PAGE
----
Harvard Heart Letter

Research we're watching: Stiffer arteries linked to amyloid plaques in the brain

High cholesterol, high blood pressure, diabetes, and stiffening of the arteries are well-known contributors to cardiovascular disease. These same factors may also promote the development of beta-amyloid plaques in the brain characteristic of Alzheimer's disease. In a study published in Neurology, researchers conducted brain scans on 91 elderly men and women. Although none of the participants showed signs of dementia, about half had significant amounts of amyloid deposits in their brains.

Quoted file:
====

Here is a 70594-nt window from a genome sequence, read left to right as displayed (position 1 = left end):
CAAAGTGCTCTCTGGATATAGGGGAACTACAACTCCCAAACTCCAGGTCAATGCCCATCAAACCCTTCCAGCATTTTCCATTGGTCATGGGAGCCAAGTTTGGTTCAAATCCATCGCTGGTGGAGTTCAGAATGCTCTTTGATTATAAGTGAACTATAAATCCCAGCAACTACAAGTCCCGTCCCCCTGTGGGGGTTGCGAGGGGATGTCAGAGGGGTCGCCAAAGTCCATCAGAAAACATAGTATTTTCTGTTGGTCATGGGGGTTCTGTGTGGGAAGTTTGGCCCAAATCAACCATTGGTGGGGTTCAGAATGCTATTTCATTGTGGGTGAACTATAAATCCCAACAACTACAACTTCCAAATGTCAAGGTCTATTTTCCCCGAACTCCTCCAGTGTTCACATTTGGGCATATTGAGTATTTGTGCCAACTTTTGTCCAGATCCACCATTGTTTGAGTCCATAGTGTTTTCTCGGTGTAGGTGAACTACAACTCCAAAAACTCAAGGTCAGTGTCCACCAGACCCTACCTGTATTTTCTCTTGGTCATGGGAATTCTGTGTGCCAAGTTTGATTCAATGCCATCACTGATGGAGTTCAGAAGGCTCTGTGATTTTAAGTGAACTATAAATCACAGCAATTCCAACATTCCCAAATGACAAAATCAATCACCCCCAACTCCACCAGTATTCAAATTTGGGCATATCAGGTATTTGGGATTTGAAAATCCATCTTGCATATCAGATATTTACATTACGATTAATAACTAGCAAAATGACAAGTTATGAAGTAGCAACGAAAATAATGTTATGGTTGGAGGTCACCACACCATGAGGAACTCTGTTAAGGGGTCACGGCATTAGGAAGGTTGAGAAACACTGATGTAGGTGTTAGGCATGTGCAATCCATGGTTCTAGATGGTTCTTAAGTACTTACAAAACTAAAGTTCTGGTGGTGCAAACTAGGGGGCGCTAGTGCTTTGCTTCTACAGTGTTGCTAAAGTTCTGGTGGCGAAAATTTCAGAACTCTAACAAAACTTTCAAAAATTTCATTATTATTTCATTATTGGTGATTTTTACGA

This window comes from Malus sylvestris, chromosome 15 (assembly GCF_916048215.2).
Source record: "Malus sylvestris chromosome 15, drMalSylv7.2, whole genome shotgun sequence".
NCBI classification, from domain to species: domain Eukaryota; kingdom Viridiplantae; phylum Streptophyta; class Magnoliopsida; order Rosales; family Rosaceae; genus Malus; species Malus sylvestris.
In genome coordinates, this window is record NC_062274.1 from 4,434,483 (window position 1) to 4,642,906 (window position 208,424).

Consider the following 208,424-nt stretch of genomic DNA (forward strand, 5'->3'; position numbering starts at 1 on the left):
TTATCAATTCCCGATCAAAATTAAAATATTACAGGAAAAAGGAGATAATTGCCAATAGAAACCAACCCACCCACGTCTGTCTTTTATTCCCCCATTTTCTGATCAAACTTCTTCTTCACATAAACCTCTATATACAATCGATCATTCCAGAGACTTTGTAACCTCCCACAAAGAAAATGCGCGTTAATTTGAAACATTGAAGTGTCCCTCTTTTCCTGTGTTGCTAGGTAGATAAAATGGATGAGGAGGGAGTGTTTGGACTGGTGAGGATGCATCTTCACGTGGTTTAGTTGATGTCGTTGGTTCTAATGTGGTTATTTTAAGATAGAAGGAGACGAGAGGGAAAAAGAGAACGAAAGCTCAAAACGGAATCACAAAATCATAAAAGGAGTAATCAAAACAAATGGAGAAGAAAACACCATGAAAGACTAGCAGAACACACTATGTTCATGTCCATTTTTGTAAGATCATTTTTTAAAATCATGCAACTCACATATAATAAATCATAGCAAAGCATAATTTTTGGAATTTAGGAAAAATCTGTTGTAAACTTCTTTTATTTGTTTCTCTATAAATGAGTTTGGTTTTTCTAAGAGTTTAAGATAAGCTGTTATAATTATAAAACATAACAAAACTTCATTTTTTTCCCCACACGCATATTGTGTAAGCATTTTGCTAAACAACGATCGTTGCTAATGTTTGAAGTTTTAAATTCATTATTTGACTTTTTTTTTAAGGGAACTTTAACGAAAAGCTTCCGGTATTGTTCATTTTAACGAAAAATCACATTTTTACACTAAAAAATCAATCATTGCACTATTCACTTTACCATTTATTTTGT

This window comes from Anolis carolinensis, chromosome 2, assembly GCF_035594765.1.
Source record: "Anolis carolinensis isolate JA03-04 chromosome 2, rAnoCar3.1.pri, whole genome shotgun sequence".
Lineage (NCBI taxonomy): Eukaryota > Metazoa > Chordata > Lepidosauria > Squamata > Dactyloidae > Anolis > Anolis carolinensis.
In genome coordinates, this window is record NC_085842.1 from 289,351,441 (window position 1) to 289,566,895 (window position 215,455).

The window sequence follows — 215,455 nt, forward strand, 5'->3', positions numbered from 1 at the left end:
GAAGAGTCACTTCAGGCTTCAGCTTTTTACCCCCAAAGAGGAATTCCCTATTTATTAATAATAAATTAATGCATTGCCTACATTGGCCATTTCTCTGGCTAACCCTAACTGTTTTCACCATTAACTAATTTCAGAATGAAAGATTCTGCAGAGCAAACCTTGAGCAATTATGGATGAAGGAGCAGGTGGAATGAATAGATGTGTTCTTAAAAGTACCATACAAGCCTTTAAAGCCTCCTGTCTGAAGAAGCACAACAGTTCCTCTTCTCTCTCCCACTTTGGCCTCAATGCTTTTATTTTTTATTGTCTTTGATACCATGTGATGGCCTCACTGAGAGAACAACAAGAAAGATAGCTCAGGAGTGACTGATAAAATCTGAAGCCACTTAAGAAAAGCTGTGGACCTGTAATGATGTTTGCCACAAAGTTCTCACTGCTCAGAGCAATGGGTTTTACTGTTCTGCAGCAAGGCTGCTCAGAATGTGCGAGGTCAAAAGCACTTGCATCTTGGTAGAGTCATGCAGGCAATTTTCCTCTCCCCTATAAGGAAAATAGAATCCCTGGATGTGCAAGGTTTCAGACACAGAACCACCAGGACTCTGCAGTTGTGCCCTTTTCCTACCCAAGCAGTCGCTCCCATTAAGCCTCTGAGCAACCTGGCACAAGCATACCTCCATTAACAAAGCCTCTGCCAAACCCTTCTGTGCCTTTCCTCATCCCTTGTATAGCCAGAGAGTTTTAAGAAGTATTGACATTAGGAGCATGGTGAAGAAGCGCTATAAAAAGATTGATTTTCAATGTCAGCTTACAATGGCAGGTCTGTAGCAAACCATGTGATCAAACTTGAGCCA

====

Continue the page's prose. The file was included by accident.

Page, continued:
Study participants also underwent tests for cardiovascular health. One measured arterial stiffness, an indicator of the health of the body's vascular system. People with the stiffest arteries showed more amyloid plaque in the brain as well as a greater number of lesions in brain's "white matter," a marker of trouble in the small arteries.

The study suggests clues about the relationship between amyloid protein and Alzheimer's disease. Many people with significant amounts of amyloid in their brains do not exhibit symptoms of dementia. Yet aging can sometimes trigger cognitive decline in these individuals. The study authors speculate that the double hit of amyloid deposits and vascular disease may ultimately tip the scales toward dementia.?

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